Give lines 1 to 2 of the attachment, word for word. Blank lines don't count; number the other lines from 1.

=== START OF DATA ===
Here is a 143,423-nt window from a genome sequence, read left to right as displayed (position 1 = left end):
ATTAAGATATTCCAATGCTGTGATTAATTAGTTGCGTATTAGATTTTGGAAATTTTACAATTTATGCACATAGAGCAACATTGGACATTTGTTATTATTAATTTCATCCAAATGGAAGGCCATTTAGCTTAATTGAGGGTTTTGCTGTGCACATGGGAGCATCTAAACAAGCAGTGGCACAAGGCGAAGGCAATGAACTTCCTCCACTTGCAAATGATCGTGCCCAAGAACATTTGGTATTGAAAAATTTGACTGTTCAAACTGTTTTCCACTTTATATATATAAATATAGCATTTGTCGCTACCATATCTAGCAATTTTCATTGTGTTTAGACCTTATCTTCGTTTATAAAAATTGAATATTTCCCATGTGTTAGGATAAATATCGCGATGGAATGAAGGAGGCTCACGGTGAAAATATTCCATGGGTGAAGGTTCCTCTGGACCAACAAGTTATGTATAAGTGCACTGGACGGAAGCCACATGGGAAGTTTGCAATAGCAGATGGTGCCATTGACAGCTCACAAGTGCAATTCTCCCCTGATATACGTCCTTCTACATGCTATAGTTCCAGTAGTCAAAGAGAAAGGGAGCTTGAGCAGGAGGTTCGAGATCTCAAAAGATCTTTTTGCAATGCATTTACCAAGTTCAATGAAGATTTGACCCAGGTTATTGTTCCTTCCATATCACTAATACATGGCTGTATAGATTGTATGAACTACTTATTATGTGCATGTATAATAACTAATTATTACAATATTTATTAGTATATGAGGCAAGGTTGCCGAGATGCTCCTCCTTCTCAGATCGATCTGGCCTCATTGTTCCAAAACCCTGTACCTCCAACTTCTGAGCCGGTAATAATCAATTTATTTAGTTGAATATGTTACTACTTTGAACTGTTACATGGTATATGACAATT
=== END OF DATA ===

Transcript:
Here is a 143,423-nt window from a genome sequence, read left to right as displayed (position 1 = left end):
ATTAAGATATTCCAATGCTGTGATTAATTAGTTGCGTATTAGATTTTGGAAATTTTACAATTTATGCACATAGAGCAACATTGGACATTTGTTATTATTAATTTCATCCAAATGGAAGGCCATTTAGCTTAATTGAGGGTTTTGCTGTGCACATGGGAGCATCTAAACAAGCAGTGGCACAAGGCGAAGGCAATGAACTTCCTCCACTTGCAAATGATCGTGCCCAAGAACATTTGGTATTGAAAAATTTGACTGTTCAAACTGTTTTCCACTTTATATATATAAATATAGCATTTGTCGCTACCATATCTAGCAATTTTCATTGTGTTTAGACCTTATCTTCGTTTATAAAAATTGAATATTTCCCATGTGTTAGGATAAATATCGCGATGGAATGAAGGAGGCTCACGGTGAAAATATTCCATGGGTGAAGGTTCCTCTGGACCAACAAGTTATGTATAAGTGCACTGGACGGAAGCCACATGGGAAGTTTGCAATAGCAGATGGTGCCATTGACAGCTCACAAGTGCAATTCTCCCCTGATATACGTCCTTCTACATGCTATAGTTCCAGTAGTCAAAGAGAAAGGGAGCTTGAGCAGGAGGTTCGAGATCTCAAAAGATCTTTTTGCAATGCATTTACCAAGTTCAATGAAGATTTGACCCAGGTTATTGTTCCTTCCATATCACTAATACATGGCTGTATAGATTGTATGAACTACTTATTATGTGCATGTATAATAACTAATTATTACAATATTTATTAGTATATGAGGCAAGGTTGCCGAGATGCTCCTCCTTCTCAGATCGATCTGGCCTCATTGTTCCAAAACCCTGTACCTCCAACTTCTGAGCCGGTAATAATCAATTTATTTAGTTGAATATGTTACTACTTTGAACTGTTACATGGTATATGACAATT